Skip to main content

Find out more about the basics of bankruptcy law and the functions of the trustee in bankruptcy.

What will happen to the bankrupt's home? 

The bankrupt’s home is usually the most valuable asset in the bankrupt’s estate. It will automatically vest in the trustee immediately on his appointment without any conveyance, assignment or transfer.

The trustee has a duty to deal with the property for the benefit of the bankruptcy creditors. In an ideal world, the trustee’s interest is sold to a joint owner or family member. Unfortunately this is not always possible and the trustee has to apply to court for possession of the property so it can be sold.  

Applying for an order for sale

When assessing whether to apply to the court for an order for sale, a trustee must consider the equity available in the bankrupt’s family home.  The beneficial interest in a jointly owned property is not always split equally between the co-owners and the trustee must make enquiries as to the proportion of equity which vests on his/her appointment.   

The IA 1986 limits the time in which the trustee can deal with the bankrupt’s home to a period of 3 years from the date of the insolvency order. If the trustee does not do so the property revests in the bankrupt.  

The relevant section of IA 1986 is section 283A which applies only where property comprised in the bankrupt’s estate consists of an interest in a dwelling-house which at the date of the bankruptcy was the sole or principal residence of: 

(a) the bankrupt, 

(b) the bankrupt’s spouse, or 

(c) a former spouse of the bankrupt 

The trustee must take steps to deal with their interest in the bankrupt’s family home within 3 years of the bankruptcy order by:  

(a) realising the interest (i.e. selling it to somebody else, often the joint owner or family member); or  

(b) applying for an order for possession and sale; or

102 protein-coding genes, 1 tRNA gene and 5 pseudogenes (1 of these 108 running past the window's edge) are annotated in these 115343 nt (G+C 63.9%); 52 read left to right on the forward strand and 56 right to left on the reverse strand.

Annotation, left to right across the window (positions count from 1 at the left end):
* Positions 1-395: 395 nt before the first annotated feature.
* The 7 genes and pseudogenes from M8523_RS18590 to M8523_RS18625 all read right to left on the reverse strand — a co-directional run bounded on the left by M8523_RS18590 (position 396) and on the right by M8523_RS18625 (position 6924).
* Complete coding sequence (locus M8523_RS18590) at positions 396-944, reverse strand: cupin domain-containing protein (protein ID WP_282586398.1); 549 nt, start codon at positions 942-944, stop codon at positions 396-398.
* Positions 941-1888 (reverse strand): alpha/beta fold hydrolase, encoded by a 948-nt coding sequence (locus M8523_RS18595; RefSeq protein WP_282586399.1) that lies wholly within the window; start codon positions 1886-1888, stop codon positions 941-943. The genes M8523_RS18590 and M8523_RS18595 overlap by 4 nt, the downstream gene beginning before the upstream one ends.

(c) applying for a charging order over the property for the value of the trustee’s interest; or 

(d) entering into an agreement with the bankrupt regarding the interest. 

If the trustee fails to take any steps to deal with their interest within 3 years, it falls out of the bankruptcy estate and revests in the bankrupt. This is sometimes known as the “use it or lose it” rule.

When does time begin to run?

Time will begin to run from the date of the bankruptcy order unless the trustee is not aware of the bankrupt’s interest in a property, (i.e. it was not disclosed by the bankrupt). In these circumstances the trustee will have 3 years from the date on which he/she became aware of it to deal with the interest. The 3-year period can be extended by a court order but only in exceptional circumstances. 

Alternatives to an order for sale? 

As an alternative to obtaining an order for sale an agreement may be reached whereby the bankrupt’s spouse, partner, a relative or a friend buys from the trustee the bankrupt’s beneficial interest in the property.  

Another alternative would be for the trustee to agree to a charging order on the property; this would enable the bankrupt and his family to continue to live at the property. Any decision regarding the sale of the property ultimately rests with the trustee (and any mortgagee of the property) and not with the bankrupt. It is not unusual for a trustee to opt for a charging order in circumstances where he is not able to dispose of the bankrupt’s interest in the family home by the time he has completed the remainder of the administration of the estate. 

If the trustee agrees to accept a Charging Order on the family home: 

The maximum duration of a charging order is normally 12 years, but it can be renewed.  

The charging order would be subject to the provisions of the Charging Orders Act 1979. Under this Act the court has discretion to impose conditions as to when the charge is to become enforceable (and whether interest will accrue).